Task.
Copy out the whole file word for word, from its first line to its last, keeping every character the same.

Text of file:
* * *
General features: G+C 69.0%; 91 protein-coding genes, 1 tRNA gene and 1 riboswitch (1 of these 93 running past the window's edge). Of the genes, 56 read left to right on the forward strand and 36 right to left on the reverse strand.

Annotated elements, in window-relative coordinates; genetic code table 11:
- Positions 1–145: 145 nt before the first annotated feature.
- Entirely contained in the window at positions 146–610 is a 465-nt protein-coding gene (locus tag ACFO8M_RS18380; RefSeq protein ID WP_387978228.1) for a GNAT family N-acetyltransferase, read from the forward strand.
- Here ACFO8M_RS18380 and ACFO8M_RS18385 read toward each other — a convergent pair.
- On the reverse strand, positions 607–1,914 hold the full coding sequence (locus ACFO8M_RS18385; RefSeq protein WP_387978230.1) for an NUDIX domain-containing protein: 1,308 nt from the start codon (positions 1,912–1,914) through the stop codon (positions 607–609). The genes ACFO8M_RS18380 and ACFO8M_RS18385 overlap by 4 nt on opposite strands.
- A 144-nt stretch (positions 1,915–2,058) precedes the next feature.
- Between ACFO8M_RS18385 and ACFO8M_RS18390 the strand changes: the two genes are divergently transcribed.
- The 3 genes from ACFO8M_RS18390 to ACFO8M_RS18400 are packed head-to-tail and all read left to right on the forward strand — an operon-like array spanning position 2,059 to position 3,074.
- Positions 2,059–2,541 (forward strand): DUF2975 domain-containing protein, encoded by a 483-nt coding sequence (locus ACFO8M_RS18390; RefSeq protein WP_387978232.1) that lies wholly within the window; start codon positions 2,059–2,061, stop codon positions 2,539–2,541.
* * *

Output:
General features: G+C 69.0%; 91 protein-coding genes, 1 tRNA gene and 1 riboswitch (1 of these 93 running past the window's edge). Of the genes, 56 read left to right on the forward strand and 36 right to left on the reverse strand.

Annotated elements, in window-relative coordinates; genetic code table 11:
- Positions 1–145: 145 nt before the first annotated feature.
- Entirely contained in the window at positions 146–610 is a 465-nt protein-coding gene (locus tag ACFO8M_RS18380; RefSeq protein ID WP_387978228.1) for a GNAT family N-acetyltransferase, read from the forward strand.
- Here ACFO8M_RS18380 and ACFO8M_RS18385 read toward each other — a convergent pair.
- On the reverse strand, positions 607–1,914 hold the full coding sequence (locus ACFO8M_RS18385; RefSeq protein WP_387978230.1) for an NUDIX domain-containing protein: 1,308 nt from the start codon (positions 1,912–1,914) through the stop codon (positions 607–609). The genes ACFO8M_RS18380 and ACFO8M_RS18385 overlap by 4 nt on opposite strands.
- A 144-nt stretch (positions 1,915–2,058) precedes the next feature.
- Between ACFO8M_RS18385 and ACFO8M_RS18390 the strand changes: the two genes are divergently transcribed.
- The 3 genes from ACFO8M_RS18390 to ACFO8M_RS18400 are packed head-to-tail and all read left to right on the forward strand — an operon-like array spanning position 2,059 to position 3,074.
- Positions 2,059–2,541 (forward strand): DUF2975 domain-containing protein, encoded by a 483-nt coding sequence (locus ACFO8M_RS18390; RefSeq protein WP_387978232.1) that lies wholly within the window; start codon positions 2,059–2,061, stop codon positions 2,539–2,541.